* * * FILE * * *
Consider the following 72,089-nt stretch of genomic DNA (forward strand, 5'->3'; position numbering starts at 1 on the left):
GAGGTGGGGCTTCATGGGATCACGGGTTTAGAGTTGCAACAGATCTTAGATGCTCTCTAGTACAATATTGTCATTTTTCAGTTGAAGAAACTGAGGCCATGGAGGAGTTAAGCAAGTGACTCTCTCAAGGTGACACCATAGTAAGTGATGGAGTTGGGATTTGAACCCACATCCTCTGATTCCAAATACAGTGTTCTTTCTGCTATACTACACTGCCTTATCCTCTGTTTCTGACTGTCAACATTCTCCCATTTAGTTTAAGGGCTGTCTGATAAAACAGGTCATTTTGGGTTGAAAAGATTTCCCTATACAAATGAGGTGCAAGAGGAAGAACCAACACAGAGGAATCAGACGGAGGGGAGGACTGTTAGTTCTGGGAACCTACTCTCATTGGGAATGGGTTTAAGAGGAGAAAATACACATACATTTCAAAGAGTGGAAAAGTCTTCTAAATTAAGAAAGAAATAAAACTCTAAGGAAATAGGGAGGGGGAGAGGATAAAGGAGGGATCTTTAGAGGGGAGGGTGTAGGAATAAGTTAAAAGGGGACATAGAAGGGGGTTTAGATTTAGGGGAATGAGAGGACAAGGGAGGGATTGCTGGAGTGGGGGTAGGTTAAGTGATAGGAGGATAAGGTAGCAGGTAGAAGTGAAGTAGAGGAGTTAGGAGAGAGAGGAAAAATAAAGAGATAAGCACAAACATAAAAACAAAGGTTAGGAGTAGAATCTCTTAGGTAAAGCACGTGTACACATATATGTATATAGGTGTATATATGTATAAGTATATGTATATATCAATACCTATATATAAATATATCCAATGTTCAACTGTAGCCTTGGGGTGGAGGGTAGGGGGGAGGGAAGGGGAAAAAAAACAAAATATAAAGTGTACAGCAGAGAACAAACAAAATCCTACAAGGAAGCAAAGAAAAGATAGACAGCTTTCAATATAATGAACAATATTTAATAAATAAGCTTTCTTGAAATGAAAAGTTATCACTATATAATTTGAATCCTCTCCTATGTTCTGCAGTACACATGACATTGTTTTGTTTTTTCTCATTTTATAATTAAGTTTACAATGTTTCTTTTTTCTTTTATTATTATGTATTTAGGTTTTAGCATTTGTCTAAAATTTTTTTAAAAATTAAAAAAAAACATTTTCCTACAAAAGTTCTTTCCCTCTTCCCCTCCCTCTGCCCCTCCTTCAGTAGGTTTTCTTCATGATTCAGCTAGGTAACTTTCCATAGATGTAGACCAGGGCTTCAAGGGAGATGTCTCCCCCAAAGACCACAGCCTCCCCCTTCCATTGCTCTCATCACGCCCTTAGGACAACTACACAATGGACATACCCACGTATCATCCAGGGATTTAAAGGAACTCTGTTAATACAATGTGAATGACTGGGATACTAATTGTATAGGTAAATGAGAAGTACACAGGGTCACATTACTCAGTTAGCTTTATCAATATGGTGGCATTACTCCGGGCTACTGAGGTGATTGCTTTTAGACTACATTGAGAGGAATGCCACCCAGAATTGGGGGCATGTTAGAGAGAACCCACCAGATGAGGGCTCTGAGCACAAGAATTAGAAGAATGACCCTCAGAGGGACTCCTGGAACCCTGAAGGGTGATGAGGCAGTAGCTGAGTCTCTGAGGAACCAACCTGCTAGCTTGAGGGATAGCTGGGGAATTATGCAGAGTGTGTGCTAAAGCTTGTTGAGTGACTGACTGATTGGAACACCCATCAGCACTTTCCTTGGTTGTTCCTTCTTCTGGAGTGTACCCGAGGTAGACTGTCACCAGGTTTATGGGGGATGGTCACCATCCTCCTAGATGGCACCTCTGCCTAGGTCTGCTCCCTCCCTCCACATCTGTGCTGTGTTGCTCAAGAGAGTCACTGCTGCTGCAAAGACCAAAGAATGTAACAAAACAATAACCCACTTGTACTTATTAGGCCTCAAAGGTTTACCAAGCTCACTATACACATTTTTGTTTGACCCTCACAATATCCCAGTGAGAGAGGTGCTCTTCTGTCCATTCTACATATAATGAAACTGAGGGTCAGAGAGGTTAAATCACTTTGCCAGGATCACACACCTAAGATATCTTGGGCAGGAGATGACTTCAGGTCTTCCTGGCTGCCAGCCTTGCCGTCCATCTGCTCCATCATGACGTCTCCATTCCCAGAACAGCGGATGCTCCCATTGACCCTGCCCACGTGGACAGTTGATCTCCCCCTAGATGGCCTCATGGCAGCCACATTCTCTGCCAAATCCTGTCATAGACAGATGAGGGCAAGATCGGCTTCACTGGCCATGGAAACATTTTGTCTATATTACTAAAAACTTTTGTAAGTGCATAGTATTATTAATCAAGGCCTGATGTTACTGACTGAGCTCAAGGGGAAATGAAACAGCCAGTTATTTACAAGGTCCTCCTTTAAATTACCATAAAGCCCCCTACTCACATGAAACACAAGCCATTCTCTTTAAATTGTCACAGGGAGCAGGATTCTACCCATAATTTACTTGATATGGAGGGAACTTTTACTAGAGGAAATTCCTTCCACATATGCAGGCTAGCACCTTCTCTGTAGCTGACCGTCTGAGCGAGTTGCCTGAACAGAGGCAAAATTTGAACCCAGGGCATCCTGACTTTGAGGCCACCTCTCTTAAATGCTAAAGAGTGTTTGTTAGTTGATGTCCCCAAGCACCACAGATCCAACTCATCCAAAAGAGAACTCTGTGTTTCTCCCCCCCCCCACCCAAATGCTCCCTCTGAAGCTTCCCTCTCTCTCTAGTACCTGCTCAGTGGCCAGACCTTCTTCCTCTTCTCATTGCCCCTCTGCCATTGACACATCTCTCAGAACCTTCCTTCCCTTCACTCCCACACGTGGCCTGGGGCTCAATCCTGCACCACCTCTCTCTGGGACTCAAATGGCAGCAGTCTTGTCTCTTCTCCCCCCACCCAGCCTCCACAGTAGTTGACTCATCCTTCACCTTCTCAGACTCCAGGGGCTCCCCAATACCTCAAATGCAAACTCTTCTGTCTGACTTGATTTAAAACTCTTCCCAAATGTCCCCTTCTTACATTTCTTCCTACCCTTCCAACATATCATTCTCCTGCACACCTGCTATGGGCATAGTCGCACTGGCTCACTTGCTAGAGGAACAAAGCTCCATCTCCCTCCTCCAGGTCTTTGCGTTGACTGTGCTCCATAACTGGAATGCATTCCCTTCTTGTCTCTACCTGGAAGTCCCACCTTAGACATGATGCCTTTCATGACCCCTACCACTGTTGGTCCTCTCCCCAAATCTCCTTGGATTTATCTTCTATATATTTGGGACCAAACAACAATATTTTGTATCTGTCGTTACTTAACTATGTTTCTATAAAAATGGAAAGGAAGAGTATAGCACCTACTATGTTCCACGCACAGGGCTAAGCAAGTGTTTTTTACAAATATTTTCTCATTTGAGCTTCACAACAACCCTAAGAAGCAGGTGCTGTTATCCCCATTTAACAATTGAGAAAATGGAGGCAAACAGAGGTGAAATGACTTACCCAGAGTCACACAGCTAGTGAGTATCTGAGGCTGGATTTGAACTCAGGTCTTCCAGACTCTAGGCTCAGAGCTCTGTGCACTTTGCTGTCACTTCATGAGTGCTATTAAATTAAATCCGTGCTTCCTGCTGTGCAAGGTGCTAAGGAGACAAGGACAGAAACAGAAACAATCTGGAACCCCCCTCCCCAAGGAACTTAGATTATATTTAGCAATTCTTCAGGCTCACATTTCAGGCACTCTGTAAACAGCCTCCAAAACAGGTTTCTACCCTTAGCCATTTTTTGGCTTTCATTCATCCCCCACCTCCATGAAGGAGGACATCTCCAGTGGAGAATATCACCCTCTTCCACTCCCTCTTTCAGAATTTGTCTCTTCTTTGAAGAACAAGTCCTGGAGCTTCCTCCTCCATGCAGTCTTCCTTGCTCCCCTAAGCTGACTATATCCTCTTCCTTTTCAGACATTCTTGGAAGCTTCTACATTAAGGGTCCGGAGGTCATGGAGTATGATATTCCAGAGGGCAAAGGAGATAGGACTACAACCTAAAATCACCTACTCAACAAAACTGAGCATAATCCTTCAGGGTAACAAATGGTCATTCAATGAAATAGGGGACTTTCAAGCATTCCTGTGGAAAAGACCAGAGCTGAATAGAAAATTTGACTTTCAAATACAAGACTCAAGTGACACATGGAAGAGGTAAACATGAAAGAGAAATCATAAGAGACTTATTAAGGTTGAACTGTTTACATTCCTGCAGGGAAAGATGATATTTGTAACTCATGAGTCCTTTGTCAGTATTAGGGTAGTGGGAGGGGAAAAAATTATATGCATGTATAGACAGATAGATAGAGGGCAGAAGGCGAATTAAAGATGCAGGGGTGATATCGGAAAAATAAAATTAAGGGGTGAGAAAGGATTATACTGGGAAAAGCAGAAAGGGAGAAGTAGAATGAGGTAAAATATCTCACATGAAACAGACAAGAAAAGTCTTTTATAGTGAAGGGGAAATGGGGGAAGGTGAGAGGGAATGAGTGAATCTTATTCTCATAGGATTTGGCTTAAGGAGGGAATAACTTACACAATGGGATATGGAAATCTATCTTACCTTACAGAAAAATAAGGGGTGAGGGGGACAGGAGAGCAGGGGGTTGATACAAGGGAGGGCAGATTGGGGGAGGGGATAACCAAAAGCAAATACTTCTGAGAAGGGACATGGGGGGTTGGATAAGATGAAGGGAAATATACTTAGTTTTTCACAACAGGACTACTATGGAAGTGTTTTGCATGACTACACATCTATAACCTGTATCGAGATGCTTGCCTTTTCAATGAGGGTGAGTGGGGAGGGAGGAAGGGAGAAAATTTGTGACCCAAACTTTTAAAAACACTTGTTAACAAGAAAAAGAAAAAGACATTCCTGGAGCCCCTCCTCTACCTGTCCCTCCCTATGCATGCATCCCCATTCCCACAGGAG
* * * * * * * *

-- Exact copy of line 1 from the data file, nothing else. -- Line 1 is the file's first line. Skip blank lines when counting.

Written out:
Consider the following 72,089-nt stretch of genomic DNA (forward strand, 5'->3'; position numbering starts at 1 on the left):